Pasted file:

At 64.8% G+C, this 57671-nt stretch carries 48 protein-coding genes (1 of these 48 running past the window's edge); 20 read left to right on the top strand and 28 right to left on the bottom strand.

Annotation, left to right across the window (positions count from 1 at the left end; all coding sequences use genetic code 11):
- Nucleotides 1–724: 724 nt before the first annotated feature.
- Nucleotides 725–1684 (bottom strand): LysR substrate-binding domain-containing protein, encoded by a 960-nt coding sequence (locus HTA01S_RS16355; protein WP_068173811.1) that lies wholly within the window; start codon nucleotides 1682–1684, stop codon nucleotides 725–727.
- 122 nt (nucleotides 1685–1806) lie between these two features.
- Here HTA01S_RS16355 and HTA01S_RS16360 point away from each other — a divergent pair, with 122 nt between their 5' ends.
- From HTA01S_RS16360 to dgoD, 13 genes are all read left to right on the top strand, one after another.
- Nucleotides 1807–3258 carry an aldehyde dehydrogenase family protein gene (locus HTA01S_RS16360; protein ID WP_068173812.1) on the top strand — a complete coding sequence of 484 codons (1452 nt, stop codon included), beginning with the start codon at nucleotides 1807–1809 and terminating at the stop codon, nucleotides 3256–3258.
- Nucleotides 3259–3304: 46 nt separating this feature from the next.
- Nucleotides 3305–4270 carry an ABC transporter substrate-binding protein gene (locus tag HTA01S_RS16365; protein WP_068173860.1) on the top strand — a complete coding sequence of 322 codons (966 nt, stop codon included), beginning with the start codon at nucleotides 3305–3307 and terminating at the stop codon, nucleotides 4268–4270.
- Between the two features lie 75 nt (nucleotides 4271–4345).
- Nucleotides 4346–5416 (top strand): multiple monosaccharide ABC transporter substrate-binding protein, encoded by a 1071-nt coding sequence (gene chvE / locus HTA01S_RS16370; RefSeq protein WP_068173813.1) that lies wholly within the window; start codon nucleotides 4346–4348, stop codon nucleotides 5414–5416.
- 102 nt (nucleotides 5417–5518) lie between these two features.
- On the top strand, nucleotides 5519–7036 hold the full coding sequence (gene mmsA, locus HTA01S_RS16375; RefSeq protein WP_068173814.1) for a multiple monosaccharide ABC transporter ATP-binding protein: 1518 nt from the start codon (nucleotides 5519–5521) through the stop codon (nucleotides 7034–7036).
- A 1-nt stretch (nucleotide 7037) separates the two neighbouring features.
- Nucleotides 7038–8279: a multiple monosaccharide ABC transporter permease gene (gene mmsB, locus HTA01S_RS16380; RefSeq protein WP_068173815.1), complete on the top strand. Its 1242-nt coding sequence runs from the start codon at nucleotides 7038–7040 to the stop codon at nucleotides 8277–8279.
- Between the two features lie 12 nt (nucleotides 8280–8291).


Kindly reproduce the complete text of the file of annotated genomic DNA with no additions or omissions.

At 64.8% G+C, this 57671-nt stretch carries 48 protein-coding genes (1 of these 48 running past the window's edge); 20 read left to right on the top strand and 28 right to left on the bottom strand.

Annotation, left to right across the window (positions count from 1 at the left end; all coding sequences use genetic code 11):
- Nucleotides 1–724: 724 nt before the first annotated feature.
- Nucleotides 725–1684 (bottom strand): LysR substrate-binding domain-containing protein, encoded by a 960-nt coding sequence (locus HTA01S_RS16355; protein WP_068173811.1) that lies wholly within the window; start codon nucleotides 1682–1684, stop codon nucleotides 725–727.
- 122 nt (nucleotides 1685–1806) lie between these two features.
- Here HTA01S_RS16355 and HTA01S_RS16360 point away from each other — a divergent pair, with 122 nt between their 5' ends.
- From HTA01S_RS16360 to dgoD, 13 genes are all read left to right on the top strand, one after another.
- Nucleotides 1807–3258 carry an aldehyde dehydrogenase family protein gene (locus HTA01S_RS16360; protein ID WP_068173812.1) on the top strand — a complete coding sequence of 484 codons (1452 nt, stop codon included), beginning with the start codon at nucleotides 1807–1809 and terminating at the stop codon, nucleotides 3256–3258.
- Nucleotides 3259–3304: 46 nt separating this feature from the next.
- Nucleotides 3305–4270 carry an ABC transporter substrate-binding protein gene (locus tag HTA01S_RS16365; protein WP_068173860.1) on the top strand — a complete coding sequence of 322 codons (966 nt, stop codon included), beginning with the start codon at nucleotides 3305–3307 and terminating at the stop codon, nucleotides 4268–4270.
- Between the two features lie 75 nt (nucleotides 4271–4345).
- Nucleotides 4346–5416 (top strand): multiple monosaccharide ABC transporter substrate-binding protein, encoded by a 1071-nt coding sequence (gene chvE / locus HTA01S_RS16370; RefSeq protein WP_068173813.1) that lies wholly within the window; start codon nucleotides 4346–4348, stop codon nucleotides 5414–5416.
- 102 nt (nucleotides 5417–5518) lie between these two features.
- On the top strand, nucleotides 5519–7036 hold the full coding sequence (gene mmsA, locus HTA01S_RS16375; RefSeq protein WP_068173814.1) for a multiple monosaccharide ABC transporter ATP-binding protein: 1518 nt from the start codon (nucleotides 5519–5521) through the stop codon (nucleotides 7034–7036).
- A 1-nt stretch (nucleotide 7037) separates the two neighbouring features.
- Nucleotides 7038–8279: a multiple monosaccharide ABC transporter permease gene (gene mmsB, locus HTA01S_RS16380; RefSeq protein WP_068173815.1), complete on the top strand. Its 1242-nt coding sequence runs from the start codon at nucleotides 7038–7040 to the stop codon at nucleotides 8277–8279.
- Between the two features lie 12 nt (nucleotides 8280–8291).